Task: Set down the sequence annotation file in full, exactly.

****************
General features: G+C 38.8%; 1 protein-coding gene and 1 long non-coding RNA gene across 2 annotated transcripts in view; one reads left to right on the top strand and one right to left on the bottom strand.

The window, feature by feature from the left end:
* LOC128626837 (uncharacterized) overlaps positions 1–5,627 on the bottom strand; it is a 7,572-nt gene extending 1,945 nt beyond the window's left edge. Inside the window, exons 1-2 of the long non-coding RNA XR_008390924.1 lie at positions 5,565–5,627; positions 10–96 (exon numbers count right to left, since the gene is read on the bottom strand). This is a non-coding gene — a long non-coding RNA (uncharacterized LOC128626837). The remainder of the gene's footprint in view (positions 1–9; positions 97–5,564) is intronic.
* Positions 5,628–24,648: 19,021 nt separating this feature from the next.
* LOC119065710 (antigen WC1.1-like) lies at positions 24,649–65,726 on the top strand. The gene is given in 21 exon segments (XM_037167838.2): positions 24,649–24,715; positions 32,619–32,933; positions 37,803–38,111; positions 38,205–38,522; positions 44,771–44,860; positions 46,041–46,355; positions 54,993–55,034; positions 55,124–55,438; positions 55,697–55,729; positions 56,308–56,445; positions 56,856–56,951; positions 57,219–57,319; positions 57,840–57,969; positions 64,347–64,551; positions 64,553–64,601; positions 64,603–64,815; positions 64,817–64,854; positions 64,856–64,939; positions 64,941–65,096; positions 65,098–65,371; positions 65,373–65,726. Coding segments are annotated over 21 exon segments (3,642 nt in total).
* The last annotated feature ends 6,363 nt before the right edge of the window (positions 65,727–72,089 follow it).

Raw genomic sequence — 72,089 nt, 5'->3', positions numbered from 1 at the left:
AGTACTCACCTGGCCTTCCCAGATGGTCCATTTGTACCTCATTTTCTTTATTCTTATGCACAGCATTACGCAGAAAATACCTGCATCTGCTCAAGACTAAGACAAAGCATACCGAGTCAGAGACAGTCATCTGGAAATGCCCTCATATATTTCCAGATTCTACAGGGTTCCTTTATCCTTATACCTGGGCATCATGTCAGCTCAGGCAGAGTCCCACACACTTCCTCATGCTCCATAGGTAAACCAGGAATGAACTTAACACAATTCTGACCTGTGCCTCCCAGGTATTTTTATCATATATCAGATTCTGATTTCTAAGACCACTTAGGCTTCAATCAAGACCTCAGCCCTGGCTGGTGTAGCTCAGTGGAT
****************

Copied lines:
General features: G+C 38.8%; 1 protein-coding gene and 1 long non-coding RNA gene across 2 annotated transcripts in view; one reads left to right on the top strand and one right to left on the bottom strand.

The window, feature by feature from the left end:
* LOC128626837 (uncharacterized) overlaps positions 1–5,627 on the bottom strand; it is a 7,572-nt gene extending 1,945 nt beyond the window's left edge. Inside the window, exons 1-2 of the long non-coding RNA XR_008390924.1 lie at positions 5,565–5,627; positions 10–96 (exon numbers count right to left, since the gene is read on the bottom strand). This is a non-coding gene — a long non-coding RNA (uncharacterized LOC128626837). The remainder of the gene's footprint in view (positions 1–9; positions 97–5,564) is intronic.
* Positions 5,628–24,648: 19,021 nt separating this feature from the next.
* LOC119065710 (antigen WC1.1-like) lies at positions 24,649–65,726 on the top strand. The gene is given in 21 exon segments (XM_037167838.2): positions 24,649–24,715; positions 32,619–32,933; positions 37,803–38,111; positions 38,205–38,522; positions 44,771–44,860; positions 46,041–46,355; positions 54,993–55,034; positions 55,124–55,438; positions 55,697–55,729; positions 56,308–56,445; positions 56,856–56,951; positions 57,219–57,319; positions 57,840–57,969; positions 64,347–64,551; positions 64,553–64,601; positions 64,603–64,815; positions 64,817–64,854; positions 64,856–64,939; positions 64,941–65,096; positions 65,098–65,371; positions 65,373–65,726. Coding segments are annotated over 21 exon segments (3,642 nt in total).
* The last annotated feature ends 6,363 nt before the right edge of the window (positions 65,727–72,089 follow it).

Raw genomic sequence — 72,089 nt, 5'->3', positions numbered from 1 at the left:
AGTACTCACCTGGCCTTCCCAGATGGTCCATTTGTACCTCATTTTCTTTATTCTTATGCACAGCATTACGCAGAAAATACCTGCATCTGCTCAAGACTAAGACAAAGCATACCGAGTCAGAGACAGTCATCTGGAAATGCCCTCATATATTTCCAGATTCTACAGGGTTCCTTTATCCTTATACCTGGGCATCATGTCAGCTCAGGCAGAGTCCCACACACTTCCTCATGCTCCATAGGTAAACCAGGAATGAACTTAACACAATTCTGACCTGTGCCTCCCAGGTATTTTTATCATATATCAGATTCTGATTTCTAAGACCACTTAGGCTTCAATCAAGACCTCAGCCCTGGCTGGTGTAGCTCAGTGGAT